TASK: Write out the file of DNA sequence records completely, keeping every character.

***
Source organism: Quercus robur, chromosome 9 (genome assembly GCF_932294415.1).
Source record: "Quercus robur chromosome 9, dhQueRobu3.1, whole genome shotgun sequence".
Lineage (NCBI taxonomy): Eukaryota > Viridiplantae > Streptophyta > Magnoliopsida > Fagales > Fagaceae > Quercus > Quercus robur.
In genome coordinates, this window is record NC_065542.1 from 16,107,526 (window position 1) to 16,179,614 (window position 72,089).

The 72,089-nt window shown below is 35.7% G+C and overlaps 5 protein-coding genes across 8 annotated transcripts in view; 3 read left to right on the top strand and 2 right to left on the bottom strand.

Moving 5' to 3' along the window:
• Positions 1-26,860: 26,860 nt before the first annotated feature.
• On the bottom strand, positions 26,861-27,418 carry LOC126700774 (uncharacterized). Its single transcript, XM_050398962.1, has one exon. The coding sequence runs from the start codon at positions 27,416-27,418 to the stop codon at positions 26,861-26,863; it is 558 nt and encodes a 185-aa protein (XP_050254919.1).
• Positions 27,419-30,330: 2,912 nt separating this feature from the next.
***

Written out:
Source organism: Quercus robur, chromosome 9 (genome assembly GCF_932294415.1).
Source record: "Quercus robur chromosome 9, dhQueRobu3.1, whole genome shotgun sequence".
Lineage (NCBI taxonomy): Eukaryota > Viridiplantae > Streptophyta > Magnoliopsida > Fagales > Fagaceae > Quercus > Quercus robur.
In genome coordinates, this window is record NC_065542.1 from 16,107,526 (window position 1) to 16,179,614 (window position 72,089).

The 72,089-nt window shown below is 35.7% G+C and overlaps 5 protein-coding genes across 8 annotated transcripts in view; 3 read left to right on the top strand and 2 right to left on the bottom strand.

Moving 5' to 3' along the window:
• Positions 1-26,860: 26,860 nt before the first annotated feature.
• On the bottom strand, positions 26,861-27,418 carry LOC126700774 (uncharacterized). Its single transcript, XM_050398962.1, has one exon. The coding sequence runs from the start codon at positions 27,416-27,418 to the stop codon at positions 26,861-26,863; it is 558 nt and encodes a 185-aa protein (XP_050254919.1).
• Positions 27,419-30,330: 2,912 nt separating this feature from the next.